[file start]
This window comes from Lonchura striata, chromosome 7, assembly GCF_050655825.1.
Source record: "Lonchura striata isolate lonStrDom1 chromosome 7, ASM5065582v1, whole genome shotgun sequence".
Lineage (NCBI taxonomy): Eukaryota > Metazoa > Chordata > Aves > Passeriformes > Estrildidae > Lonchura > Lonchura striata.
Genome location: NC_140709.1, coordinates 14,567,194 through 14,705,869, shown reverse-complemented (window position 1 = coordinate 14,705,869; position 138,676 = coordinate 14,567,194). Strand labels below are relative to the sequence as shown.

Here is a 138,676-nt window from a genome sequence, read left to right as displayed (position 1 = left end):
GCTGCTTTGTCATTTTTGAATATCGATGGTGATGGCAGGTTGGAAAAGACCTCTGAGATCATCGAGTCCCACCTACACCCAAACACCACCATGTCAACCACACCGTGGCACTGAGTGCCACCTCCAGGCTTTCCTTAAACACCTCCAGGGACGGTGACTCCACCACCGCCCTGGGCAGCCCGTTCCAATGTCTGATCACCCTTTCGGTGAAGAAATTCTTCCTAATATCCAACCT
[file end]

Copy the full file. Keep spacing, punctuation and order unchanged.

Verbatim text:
This window comes from Lonchura striata, chromosome 7, assembly GCF_050655825.1.
Source record: "Lonchura striata isolate lonStrDom1 chromosome 7, ASM5065582v1, whole genome shotgun sequence".
Lineage (NCBI taxonomy): Eukaryota > Metazoa > Chordata > Aves > Passeriformes > Estrildidae > Lonchura > Lonchura striata.
Genome location: NC_140709.1, coordinates 14,567,194 through 14,705,869, shown reverse-complemented (window position 1 = coordinate 14,705,869; position 138,676 = coordinate 14,567,194). Strand labels below are relative to the sequence as shown.

Here is a 138,676-nt window from a genome sequence, read left to right as displayed (position 1 = left end):
GCTGCTTTGTCATTTTTGAATATCGATGGTGATGGCAGGTTGGAAAAGACCTCTGAGATCATCGAGTCCCACCTACACCCAAACACCACCATGTCAACCACACCGTGGCACTGAGTGCCACCTCCAGGCTTTCCTTAAACACCTCCAGGGACGGTGACTCCACCACCGCCCTGGGCAGCCCGTTCCAATGTCTGATCACCCTTTCGGTGAAGAAATTCTTCCTAATATCCAACCT